To my surprise, just before Christmas, my (very lovely) boyfriend informed me that we were going on holiday. Except, it wasn’t for me to know where we were headed until later on and, I confess, heading to Amsterdam never crossed my mind. As a foreigner, it is very easy to get wrapped up in misconceptions when considering the Netherlands (read: copious amounts of lad’s holidays, stag and hen do’s and that the majority of Brits travel to Holland to, ahem, “take liberties”, as one local would say to me). It is a shame then that much of the history, beauty and culture of Amsterdam is overshadowed by the above (though of course, what you look for is what you’ll find). Skimming through pocket guides and Google is the best way forward. It is probably best to hit some of the big tourist spots, especially if it is your first visit or if you are on a short break, as we were.
FLIGHTS We travelled from Birmingham to Schipol Airport (the biggest airport that I have been to thus far, it was enormous). Flights are surprisingly regular and the aeroplanes themselves were small, but being as the journey itself lasted a mere 45 minutes, it was barely an issue.
ACCOMMODATION We didn’t stay in the city centre – Dam – itself. Instead, our hotel was located in Overamstel, a 15-20 minute commute to the centre. You may think that that was a bit of a trek, but I digress. Our hotel itself was a 5 minute walk from Overamstel, a quiet suburb with a river running through, and it was grand! We stayed at a Mercure Hotel, and it was very swanky, very clean with good service and polite, friendly and helpful staff, all who were proficient in English! On our arrival, a friendly hostess helped us plan our stay and highlighted tourist hotspots as well as discounts and perks we were entitled to during our stay, which leads me onto…
TRAVEL I mentioned our commute to the centre being 15-20 minutes, this was thanks to the great metro system that Amsterdam has. Much like the London Underground (but overground) is is swift, regular, and on time, whilst the carriage sizes themselves are far closer in size to that of British trains. The metro system itself was easy to grasp and navigate once you understood the map and check in system, as Dutch travel passes require you to “check in” and “check out” when boarding and exiting transport, be it metro, trains or buses. If you forget to check out when leaving a carriage, then you’re in a bit of a pickle, as the next time you board a carriage your pass will say you are, in fact, checking out. Travel passes are much cheaper when purchased at a tourist office, the main one being opposite Amsterdam Centraal Station. Here you can purchase IAmsterdam 1,2 or 3 day passes for bus, train and metro for a very reasonable price (as I found compared to a standard day pass across all three coming into €40+). Our 72 hour pass cost €69, which equates to approximately €50, so it is well worth investing in one! Also, as you will notice whenboarding a train from Schipol to Centraal, Dutch trains are freakishly big! I’m not sure if it is simply British trains lagging behind their foreign counterparts, but these trains are double decker juggernauts!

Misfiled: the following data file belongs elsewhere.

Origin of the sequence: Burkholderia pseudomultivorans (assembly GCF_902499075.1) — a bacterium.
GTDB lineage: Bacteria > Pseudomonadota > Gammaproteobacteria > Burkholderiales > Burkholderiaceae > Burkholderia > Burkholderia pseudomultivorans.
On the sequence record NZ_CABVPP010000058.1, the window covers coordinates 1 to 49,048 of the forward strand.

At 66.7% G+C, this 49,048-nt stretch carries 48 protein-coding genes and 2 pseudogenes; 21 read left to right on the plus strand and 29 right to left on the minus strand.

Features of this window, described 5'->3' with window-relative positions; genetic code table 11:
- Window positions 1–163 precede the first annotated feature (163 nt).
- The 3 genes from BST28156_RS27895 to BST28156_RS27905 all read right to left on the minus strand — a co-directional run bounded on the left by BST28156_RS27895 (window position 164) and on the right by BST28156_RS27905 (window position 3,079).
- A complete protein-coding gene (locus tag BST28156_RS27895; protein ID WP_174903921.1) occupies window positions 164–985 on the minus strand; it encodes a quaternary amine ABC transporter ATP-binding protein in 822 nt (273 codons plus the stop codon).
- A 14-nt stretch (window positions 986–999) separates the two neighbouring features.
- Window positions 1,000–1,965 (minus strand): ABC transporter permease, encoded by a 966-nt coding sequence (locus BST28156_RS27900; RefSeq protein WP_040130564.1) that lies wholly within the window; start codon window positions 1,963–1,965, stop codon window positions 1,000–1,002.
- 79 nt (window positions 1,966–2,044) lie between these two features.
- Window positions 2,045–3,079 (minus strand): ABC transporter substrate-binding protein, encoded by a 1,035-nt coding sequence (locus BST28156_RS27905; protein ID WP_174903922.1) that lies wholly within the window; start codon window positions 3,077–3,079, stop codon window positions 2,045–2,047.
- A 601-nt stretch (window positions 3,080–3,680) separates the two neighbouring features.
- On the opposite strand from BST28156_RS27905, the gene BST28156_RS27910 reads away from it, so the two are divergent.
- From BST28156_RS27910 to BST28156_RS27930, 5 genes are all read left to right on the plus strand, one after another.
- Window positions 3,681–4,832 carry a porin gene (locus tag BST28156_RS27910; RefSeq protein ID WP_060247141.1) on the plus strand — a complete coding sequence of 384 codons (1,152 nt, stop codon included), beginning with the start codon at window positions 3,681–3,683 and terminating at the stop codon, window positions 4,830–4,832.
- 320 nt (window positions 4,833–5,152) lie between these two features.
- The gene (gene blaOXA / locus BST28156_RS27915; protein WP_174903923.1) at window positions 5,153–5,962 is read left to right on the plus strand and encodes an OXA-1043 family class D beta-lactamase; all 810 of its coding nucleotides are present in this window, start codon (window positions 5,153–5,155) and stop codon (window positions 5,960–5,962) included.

SIGHTS The IAmsterdam card also has many perks, a great one being free or discounted entry into many popular tourist destinations including the Rijskmuseum and Van Gogh Museum, to name a few! Perhaps the most famous and noted museum in Amsterdam is Anne Frank’s House. As you may expect, it is an emotional visit. No matter how prepared you think you are upon entering, you will most definitely become emotional as the tale of the intelligent young girl that you all know from your own childhood is completely humanised, most effectively by her notebooks and possessions and her famous plaid diary. The museum itself is built – as far as I can tell – around the original house, making the house and the annex completely intact. As you progress, you literally will journey through the cramped staircases and nooks that their confidantes travelled through. What shines brightest though, is the potential of a bright and talented young girl whose time ended long before it ever should have.